Emphasis on standardized testing has transformed school textbooks
Textbooks in schools are designed for standardized testing more so now than ever before.
South Tahoe High School will adopt three new textbooks for the coming school year in English, history and economics.
When STHS English Department chair Janna Gard began teaching in 1976, she said the curriculum was literature-based and taught from novels.
“You taught writing through literature,” Gard said.
Because of the combination of California’s direction for standardized tests and the creation of the No Child Left Behind Act, English textbooks have moved away from novels and stories. Textbooks instead teach students to pass the test, she said.
“I would have never have taught with anthologies 20 years ago, and now I’m expected to,” Gard said.
Before standardized testing, school districts had performance assessments. A student wrote an essay for English, ran a lab for science, worked out math problems for mathematics and so on. Now, all that is gone, and the state emphasizes multiple-choice tests, Gard said.
“You can’t learn how to write if you don’t write,” she said.
STHS Principal Ivone Larson said more freedom for selecting textbooks is given to high schools than with grades K-8. Those grades can only choose between state-approved textbooks, she said.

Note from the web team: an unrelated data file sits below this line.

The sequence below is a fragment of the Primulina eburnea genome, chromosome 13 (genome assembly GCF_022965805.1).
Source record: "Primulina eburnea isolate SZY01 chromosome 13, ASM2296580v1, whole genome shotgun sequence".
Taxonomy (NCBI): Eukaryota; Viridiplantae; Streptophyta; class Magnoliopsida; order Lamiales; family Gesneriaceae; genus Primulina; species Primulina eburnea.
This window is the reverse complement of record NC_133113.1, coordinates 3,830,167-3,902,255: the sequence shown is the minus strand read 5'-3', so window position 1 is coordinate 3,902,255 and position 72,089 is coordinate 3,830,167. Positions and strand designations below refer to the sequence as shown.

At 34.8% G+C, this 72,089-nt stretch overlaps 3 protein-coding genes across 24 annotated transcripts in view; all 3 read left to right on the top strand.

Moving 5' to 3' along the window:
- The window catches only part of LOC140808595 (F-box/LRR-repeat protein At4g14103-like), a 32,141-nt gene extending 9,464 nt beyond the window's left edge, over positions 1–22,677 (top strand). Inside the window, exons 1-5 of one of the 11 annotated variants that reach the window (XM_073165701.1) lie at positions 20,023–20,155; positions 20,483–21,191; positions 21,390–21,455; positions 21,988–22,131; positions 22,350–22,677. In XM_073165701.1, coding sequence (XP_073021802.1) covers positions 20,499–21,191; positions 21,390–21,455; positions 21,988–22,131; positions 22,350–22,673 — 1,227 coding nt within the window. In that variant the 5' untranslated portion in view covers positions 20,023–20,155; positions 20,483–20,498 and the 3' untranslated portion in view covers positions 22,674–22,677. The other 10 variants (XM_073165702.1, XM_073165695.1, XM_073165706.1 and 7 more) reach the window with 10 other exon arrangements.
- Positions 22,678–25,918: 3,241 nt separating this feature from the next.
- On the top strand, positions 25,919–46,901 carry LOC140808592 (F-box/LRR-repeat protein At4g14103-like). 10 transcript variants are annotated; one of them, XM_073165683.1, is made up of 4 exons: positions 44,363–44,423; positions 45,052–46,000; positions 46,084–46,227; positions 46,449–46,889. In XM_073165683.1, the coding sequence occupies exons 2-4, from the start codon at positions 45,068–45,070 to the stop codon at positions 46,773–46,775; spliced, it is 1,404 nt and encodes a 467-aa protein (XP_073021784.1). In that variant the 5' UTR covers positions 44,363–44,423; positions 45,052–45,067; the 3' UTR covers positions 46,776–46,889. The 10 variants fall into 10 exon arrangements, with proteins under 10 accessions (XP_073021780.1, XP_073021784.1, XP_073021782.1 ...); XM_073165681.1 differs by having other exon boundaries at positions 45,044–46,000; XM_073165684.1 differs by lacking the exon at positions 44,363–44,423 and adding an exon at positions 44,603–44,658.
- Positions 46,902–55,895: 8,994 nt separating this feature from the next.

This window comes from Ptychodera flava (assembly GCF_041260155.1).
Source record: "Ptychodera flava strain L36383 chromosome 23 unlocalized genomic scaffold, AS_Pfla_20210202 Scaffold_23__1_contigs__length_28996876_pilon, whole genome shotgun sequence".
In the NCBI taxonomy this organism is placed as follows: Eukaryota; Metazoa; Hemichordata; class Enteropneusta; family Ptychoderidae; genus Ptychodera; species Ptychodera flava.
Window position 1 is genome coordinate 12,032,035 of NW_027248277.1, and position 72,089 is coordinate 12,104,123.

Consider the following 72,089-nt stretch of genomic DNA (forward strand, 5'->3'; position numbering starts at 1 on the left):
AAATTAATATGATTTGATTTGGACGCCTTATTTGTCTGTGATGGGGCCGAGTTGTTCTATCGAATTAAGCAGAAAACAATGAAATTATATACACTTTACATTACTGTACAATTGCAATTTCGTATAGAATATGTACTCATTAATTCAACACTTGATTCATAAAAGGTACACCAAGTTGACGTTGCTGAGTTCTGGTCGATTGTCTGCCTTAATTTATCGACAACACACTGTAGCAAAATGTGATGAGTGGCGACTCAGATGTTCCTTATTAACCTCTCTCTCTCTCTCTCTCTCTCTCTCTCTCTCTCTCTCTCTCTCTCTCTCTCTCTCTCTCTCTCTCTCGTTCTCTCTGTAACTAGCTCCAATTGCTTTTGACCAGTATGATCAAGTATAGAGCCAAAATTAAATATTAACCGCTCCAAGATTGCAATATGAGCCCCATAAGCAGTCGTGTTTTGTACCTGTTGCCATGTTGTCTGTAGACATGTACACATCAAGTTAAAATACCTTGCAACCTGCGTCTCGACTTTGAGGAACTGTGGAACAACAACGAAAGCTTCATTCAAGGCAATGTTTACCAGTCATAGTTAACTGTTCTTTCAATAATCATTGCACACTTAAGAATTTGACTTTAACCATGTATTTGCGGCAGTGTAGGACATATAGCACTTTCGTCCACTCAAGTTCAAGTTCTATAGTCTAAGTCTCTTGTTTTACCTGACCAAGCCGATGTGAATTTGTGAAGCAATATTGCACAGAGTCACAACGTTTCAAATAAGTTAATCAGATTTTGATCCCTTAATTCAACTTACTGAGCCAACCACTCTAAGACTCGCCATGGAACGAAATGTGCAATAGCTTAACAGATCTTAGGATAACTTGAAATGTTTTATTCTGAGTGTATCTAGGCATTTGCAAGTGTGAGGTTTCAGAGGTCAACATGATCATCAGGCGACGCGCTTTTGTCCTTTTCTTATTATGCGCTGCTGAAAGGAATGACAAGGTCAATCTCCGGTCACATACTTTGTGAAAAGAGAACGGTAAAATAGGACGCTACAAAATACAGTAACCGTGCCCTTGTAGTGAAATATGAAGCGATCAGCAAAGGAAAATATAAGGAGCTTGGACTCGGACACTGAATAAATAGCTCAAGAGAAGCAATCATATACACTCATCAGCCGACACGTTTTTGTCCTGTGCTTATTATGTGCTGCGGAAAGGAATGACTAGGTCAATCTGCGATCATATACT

When textbooks are selected, teachers design their courses, research which textbooks best suits the course and then put the selected texts on public display for 30 days. Afterward, the textbooks then go before the school board to decide if they’re worthy of adoption in the school’s curriculum, Larson said.
When the process is complete, the school then may purchase the textbooks, Larson said.
When it comes to textbooks, the needs and size of school districts in California and Texas make them the big dogs in the printing world, Gard said.
California publishes a blueprint for the testing standards, and publishers write textbooks to fit state standards.
Since Lake Tahoe Unified School District is a Program Improvement district, the school can be limited with textbook choices, Larson said.
Mandates can be put in place so districts adopt certain textbooks. This hasn’t occurred at the high school.
If a district isn’t mandated to use certain textbooks, they can be encouraged to do so, Gard said.
As a teacher, Gard said her concern is that students don’t experience the ongoing character development with a novel or a play. Along with complicated themes, narrative themes develop as well, which aren’t necessarily conveyed in short pieces.
“It’s less of a focus on novels and more of a focus on functional literature than fictional literature,” Gard said. “It’s much more based on hitting all the standards at every chapter rather than the literature.”